Movie Review: Wonka

Can we have Timothée Chalamet play everyone, all the time, in everything, please? Thank you. Chalamet and writer/director Paul King (his Paddington movies were instant
classics) are the keys to the enormous charm of Wonka, which asks what led Roald Dahl’s playful Willy Wonka to pursue a life in chocolate. Spoiler alert: It has to do with innate talent and a desire to hold onto his late mother, who Willy says “promised that when I shared chocolate with the world, she’d be right there.”

There’s a timeless, old-fashioned-in-the-best-possible-way quality to Wonka, which is set in an indeterminate city that resembles bits of Paris, London, Copenhagen, Berlin and Venice all smashed together in one imaginative storybook. It may take place in the present, but there are no cell phones or computers, so that’s unclear.
What we do know, or at least strongly suspect, is that we’re in a land where half a dozen bad guys — including a trio of sour candy makers perpetrating a chocpocalypse, Keegan-Michael Key’s corrupt cop and a hotelier/prison warden played with gusto by Oscar winner Olivia Colman — can’t trump the kindness and imagination of Willy and his fellow hotel/prison residents.

(Calah Lane is endearing as Noodle, a resourceful girl Willy befriends, and Hugh Grant is droll as Oompa-Loompa.) King perfected a vibe in the Wonka films that is funny and sweet, with a slightly ironic edge — and that vibe translates beautifully to Wonka. The family-comedy-with-a-few-songs formula is consistently amusing, filled with
whimsical details (Wonka walks across a room and, the instant he gets an idea, the light bulb in the fixture above his head flips on), and so tender in its final scenes that my eyes genuinely welled up.

Then there’s Chalamet. I’m the first to admit that when this movie was announced, I wondered if we needed a new Wonka, especially since the Gene Wilder Willy Wonka &
the Chocolate Factory (1971) is so beloved and the creepy Johnny Depp Charlie and the Chocolate Factory (2005) is so easily forgotten. But, other than welcome reprises of a couple of songs from the original, Wonka covers very little of the territory of those movies, interested more in understanding how Willy became a person who crafts chocolates with the ability to summon memories and emotions.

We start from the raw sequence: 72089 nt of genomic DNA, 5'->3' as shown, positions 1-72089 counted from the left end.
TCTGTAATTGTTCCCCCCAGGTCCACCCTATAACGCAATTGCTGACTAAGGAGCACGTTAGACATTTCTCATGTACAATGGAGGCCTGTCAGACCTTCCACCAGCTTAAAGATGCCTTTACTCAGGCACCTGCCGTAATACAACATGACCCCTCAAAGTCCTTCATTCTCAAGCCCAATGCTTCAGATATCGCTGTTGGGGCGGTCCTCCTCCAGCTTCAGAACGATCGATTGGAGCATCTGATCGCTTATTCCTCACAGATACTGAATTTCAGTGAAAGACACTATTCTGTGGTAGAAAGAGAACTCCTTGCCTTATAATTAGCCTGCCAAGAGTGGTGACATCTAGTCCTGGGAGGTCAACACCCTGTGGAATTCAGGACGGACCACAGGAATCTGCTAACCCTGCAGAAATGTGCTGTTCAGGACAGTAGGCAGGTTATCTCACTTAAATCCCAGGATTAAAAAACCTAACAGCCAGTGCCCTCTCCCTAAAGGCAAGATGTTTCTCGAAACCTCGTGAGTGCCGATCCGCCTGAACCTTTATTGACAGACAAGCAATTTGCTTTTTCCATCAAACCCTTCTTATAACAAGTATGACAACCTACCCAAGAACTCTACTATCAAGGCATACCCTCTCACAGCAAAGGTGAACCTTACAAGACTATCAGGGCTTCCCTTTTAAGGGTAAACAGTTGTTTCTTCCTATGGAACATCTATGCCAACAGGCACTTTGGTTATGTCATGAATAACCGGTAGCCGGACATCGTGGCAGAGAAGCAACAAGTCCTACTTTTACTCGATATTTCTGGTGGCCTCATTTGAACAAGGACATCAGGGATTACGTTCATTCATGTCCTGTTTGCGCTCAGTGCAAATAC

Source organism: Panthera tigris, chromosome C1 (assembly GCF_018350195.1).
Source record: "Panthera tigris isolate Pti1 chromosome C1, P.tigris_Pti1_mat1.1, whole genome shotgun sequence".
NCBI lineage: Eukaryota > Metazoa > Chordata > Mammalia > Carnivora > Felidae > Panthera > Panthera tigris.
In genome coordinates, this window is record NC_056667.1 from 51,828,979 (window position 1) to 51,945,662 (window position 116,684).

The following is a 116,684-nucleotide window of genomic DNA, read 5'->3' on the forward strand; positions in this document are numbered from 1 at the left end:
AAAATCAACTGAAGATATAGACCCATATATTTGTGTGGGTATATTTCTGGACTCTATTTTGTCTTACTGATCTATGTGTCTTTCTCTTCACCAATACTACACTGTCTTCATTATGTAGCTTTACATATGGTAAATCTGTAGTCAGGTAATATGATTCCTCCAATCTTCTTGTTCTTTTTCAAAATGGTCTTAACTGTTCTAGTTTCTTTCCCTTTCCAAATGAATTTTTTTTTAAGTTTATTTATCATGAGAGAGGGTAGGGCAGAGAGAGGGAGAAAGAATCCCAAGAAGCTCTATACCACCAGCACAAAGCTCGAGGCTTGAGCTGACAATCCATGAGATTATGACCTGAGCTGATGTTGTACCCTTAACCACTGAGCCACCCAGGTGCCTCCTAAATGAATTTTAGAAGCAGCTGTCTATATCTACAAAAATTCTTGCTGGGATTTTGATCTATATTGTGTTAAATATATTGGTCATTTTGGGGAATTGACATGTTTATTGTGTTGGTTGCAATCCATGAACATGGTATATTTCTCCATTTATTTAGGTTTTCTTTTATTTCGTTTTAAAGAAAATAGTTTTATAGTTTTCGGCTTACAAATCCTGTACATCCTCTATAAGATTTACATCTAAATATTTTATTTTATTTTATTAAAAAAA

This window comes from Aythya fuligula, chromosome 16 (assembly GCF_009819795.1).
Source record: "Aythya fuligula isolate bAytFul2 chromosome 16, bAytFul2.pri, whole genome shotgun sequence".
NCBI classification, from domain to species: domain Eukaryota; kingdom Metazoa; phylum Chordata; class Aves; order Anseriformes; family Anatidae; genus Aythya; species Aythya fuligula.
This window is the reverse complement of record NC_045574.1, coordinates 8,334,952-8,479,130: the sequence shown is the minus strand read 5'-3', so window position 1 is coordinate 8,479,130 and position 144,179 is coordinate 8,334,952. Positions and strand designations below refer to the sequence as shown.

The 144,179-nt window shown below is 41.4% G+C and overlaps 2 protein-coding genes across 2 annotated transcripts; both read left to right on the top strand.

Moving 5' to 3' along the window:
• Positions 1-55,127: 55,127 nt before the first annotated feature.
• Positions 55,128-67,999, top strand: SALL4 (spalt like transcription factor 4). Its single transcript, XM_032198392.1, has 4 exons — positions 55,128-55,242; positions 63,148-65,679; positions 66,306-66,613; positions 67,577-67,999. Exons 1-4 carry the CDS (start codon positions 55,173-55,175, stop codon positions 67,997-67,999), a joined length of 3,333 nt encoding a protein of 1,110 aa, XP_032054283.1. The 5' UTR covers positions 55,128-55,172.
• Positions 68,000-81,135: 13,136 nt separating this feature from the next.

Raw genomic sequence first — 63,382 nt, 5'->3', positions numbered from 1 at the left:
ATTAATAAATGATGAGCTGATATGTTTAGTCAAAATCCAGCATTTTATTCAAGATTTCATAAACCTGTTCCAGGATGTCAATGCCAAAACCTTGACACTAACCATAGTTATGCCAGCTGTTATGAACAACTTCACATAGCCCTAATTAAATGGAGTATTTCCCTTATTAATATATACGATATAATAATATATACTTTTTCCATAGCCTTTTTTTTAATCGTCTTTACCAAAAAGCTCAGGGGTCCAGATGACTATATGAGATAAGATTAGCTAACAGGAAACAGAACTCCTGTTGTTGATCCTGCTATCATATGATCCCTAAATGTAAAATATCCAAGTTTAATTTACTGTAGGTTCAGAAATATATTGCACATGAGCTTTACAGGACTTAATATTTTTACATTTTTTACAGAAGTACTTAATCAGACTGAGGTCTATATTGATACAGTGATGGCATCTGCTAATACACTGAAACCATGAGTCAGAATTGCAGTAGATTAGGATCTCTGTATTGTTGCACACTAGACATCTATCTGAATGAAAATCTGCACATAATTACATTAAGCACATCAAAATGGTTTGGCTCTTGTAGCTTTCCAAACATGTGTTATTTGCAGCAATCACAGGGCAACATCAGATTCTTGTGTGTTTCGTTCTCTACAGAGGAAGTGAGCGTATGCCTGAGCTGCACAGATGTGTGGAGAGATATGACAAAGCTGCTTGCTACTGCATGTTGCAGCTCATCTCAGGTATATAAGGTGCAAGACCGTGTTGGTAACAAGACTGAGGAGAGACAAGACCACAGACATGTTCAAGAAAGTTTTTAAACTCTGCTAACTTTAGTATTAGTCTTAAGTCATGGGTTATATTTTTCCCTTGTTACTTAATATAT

That through line gives Chalamet what he needs to make the character his own. It’s a big, go-for-broke performance that conveys mischief and heartache. Previous Wonkas haven’t had anywhere to go, character-wise — he’s a circus ringmaster, and we don’t really care what makes him tick. But Wonka and Chalamet do care about that. They also care about the way foods like chocolate form associations for us. That’s what makes this Wonka so unexpectedly moving. Over its course, Willy learns it’s not really about the magic ingredients (giraffe’s milk) he puts into his chocolates but about the real-life magic that happens when food brings us together to celebrate, mourn, or giggle.

All of that is there in Wonka, but it’s not at all heavy-handed. King has a graceful, light touch, and somehow, he has gotten everyone associated with his movie to buy into his very specific, very endearing worldview. Wonka’s land is fanciful and made up. But the feels it makes us feel? Those are very real.

Website | + posts

Boluwatife Adesina is a media writer and the helmer of the Downtown Review page. He’s probably in a cinema near you.


About Author / Boluwatife Adesina

Boluwatife Adesina is a media writer and the helmer of the Downtown Review page. He’s probably in a cinema near you.

Leave a Comment

Your email address will not be published.

Start typing and press Enter to search